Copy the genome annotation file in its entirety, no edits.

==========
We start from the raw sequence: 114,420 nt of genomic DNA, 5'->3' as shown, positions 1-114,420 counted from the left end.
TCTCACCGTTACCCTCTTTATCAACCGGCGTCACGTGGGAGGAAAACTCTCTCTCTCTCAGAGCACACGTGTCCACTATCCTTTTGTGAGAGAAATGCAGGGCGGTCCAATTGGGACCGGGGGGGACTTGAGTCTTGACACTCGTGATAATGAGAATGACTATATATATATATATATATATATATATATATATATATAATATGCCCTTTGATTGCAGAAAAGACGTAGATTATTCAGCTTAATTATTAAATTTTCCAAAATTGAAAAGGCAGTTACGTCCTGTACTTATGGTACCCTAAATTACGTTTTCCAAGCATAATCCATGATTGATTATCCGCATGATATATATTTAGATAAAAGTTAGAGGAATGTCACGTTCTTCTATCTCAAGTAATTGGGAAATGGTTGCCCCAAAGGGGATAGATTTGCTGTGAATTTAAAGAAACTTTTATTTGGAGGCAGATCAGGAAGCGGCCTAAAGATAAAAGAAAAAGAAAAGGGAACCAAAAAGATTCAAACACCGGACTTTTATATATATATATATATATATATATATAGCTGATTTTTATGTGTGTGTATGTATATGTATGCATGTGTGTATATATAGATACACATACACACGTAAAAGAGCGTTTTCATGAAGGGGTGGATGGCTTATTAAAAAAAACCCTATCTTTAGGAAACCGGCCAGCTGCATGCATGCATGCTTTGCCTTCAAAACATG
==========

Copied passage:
We start from the raw sequence: 114,420 nt of genomic DNA, 5'->3' as shown, positions 1-114,420 counted from the left end.
TCTCACCGTTACCCTCTTTATCAACCGGCGTCACGTGGGAGGAAAACTCTCTCTCTCTCAGAGCACACGTGTCCACTATCCTTTTGTGAGAGAAATGCAGGGCGGTCCAATTGGGACCGGGGGGGACTTGAGTCTTGACACTCGTGATAATGAGAATGACTATATATATATATATATATATATATATATATATATATAATATGCCCTTTGATTGCAGAAAAGACGTAGATTATTCAGCTTAATTATTAAATTTTCCAAAATTGAAAAGGCAGTTACGTCCTGTACTTATGGTACCCTAAATTACGTTTTCCAAGCATAATCCATGATTGATTATCCGCATGATATATATTTAGATAAAAGTTAGAGGAATGTCACGTTCTTCTATCTCAAGTAATTGGGAAATGGTTGCCCCAAAGGGGATAGATTTGCTGTGAATTTAAAGAAACTTTTATTTGGAGGCAGATCAGGAAGCGGCCTAAAGATAAAAGAAAAAGAAAAGGGAACCAAAAAGATTCAAACACCGGACTTTTATATATATATATATATATATATATATAGCTGATTTTTATGTGTGTGTATGTATATGTATGCATGTGTGTATATATAGATACACATACACACGTAAAAGAGCGTTTTCATGAAGGGGTGGATGGCTTATTAAAAAAAACCCTATCTTTAGGAAACCGGCCAGCTGCATGCATGCATGCTTTGCCTTCAAAACATG